24. 24.
    Paszek MJ, Zahir N, Johnson KR, et al. Tensional homeostasis and the malignant phenotype. Cancer Cell, 2005, 8: 241–254CrossRefGoogle Scholar
  25. 25.
    Farmer P, Bonnefoi H, Anderle P, et al. A stroma-related gene signature predicts resistance to neoadjuvant chemotherapy in breast cancer. Nat Med, 2009, 15: 68–74CrossRefGoogle Scholar
  26. 26.
    Dupont S, Morsut L, Aragona M, et al. Role of YAP/TAZ in mechanotransduction. Nature, 2011, 474: 179–183CrossRefGoogle Scholar
  27. 27.
    Sharif GM, Schmidt MO, Yi C, et al. Cell growth density modulates cancer cell vascular invasion via hippo pathway activity and CXCR2 signaling. Oncogene, 2015, 34: 5879–5889CrossRefGoogle Scholar
  28. 28.
    Wang G, Lu X, Dey P, et al. Targeting YAP-dependent MDSC infiltration impairs tumor progression. Cancer Discov, 2016, 6: 80–95CrossRefGoogle Scholar
  29. 29.
    Calvo F, Ege N, Grande-Garcia A, et al. Mechanotransduction and YAP-dependent matrix remodelling is required for the generation and maintenance of cancer-associated fibroblasts. Nat Cell Biol, 2013, 15: 637–646CrossRefGoogle Scholar
  30. 30.
    Cole SW, Nagaraja AS, Lutgendorf SK, et al. Sympathetic nervous system regulation of the tumour microenvironment. Nat Rev Cancer, 2015, 15: 563–572CrossRefGoogle Scholar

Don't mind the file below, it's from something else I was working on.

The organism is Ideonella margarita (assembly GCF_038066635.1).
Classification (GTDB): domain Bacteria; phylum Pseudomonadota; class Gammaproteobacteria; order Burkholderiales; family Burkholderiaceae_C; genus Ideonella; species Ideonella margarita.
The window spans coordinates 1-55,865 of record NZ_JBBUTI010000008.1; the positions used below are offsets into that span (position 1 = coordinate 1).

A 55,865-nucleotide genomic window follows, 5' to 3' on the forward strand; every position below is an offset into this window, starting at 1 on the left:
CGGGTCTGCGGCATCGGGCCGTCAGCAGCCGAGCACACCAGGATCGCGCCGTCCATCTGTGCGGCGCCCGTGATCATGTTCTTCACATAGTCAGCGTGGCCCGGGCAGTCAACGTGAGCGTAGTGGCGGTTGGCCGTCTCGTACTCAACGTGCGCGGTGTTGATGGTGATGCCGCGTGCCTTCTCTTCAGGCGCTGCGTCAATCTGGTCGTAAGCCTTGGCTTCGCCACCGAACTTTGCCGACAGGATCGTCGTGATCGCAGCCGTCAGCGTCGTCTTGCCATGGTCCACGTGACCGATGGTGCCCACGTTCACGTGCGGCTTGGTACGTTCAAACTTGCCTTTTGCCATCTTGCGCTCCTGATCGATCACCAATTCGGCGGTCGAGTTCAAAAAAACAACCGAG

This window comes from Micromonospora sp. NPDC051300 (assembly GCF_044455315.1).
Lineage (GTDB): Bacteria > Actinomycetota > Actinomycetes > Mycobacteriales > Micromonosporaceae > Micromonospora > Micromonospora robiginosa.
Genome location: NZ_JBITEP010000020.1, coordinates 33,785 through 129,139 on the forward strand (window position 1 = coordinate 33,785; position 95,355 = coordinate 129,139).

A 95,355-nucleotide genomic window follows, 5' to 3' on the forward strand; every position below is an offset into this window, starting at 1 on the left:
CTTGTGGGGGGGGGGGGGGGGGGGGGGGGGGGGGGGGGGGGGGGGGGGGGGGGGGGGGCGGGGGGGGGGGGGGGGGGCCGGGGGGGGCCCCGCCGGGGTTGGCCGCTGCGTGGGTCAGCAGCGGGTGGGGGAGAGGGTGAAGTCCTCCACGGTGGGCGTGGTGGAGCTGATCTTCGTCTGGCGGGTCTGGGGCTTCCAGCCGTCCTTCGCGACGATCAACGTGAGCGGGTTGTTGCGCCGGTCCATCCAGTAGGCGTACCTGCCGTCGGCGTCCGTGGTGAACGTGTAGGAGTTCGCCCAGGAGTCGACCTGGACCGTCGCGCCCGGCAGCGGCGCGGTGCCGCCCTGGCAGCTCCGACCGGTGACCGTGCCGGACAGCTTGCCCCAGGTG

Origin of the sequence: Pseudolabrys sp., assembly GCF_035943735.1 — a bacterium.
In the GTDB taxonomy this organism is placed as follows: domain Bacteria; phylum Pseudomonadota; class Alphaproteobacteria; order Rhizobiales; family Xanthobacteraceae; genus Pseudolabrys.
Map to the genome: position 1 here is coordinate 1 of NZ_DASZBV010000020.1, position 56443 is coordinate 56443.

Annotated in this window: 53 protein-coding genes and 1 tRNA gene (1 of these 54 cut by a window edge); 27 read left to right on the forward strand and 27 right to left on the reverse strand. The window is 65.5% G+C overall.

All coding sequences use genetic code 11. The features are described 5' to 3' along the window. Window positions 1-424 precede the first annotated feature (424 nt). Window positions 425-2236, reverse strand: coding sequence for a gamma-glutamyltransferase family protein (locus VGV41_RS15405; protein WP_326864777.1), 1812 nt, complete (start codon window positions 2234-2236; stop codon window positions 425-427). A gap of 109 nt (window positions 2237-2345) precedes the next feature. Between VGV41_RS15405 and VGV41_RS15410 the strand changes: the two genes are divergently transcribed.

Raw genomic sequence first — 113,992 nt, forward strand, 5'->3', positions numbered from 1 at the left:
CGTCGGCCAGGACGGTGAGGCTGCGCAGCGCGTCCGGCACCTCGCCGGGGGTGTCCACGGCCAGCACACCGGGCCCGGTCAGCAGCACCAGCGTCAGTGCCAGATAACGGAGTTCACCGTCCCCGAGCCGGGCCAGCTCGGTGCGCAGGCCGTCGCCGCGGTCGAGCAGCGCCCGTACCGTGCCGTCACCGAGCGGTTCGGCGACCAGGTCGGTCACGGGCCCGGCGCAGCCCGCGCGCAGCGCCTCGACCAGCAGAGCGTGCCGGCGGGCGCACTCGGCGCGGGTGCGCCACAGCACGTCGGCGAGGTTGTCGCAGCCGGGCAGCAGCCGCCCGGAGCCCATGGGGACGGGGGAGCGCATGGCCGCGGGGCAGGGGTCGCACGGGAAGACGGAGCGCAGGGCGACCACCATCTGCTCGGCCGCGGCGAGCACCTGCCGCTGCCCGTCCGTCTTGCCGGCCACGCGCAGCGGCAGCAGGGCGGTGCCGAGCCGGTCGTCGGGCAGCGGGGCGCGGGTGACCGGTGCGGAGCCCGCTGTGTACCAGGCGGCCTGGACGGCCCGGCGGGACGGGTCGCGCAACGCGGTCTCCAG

31. 31.
    Quail DF, Joyce JA. Microenvironmental regulation of tumor progression and metastasis. Nat Med, 2013, 19: 1423–1437CrossRefGoogle Scholar
  32. 32.
    De Palma M, Biziato D, Petrova TV. Microenvironmental regulation of tumour angiogenesis. Nat Rev Cancer, 2017, 17: 457–474CrossRefGoogle Scholar
  33. 33.
    Straussman R, Morikawa T, Shee K, et al. Tumour micro-environment elicits innate resistance to RAF inhibitors through HGF secretion. Nature, 2012, 487: 500–504CrossRefGoogle Scholar
  34. 34.
    Wilson TR, Fridlyand J, Yan Y, et al. Widespread potential for growth-factor-driven resistance to anticancer kinase inhibitors. Nature, 2012, 487: 505–509CrossRefGoogle Scholar
  35. 35.
    Holohan C, Van Schaeybroeck S, Longley DB, et al. Cancer drug resistance: An evolving paradigm. Nat Rev Cancer, 2013, 13: 714–726CrossRefGoogle Scholar
  36. 36.
    Wu Y, Wang D, Li Y. Understanding of the major reactions in solution synthesis of functional nanomaterials. Sci China Mater, 2016, 59: 938–996CrossRefGoogle Scholar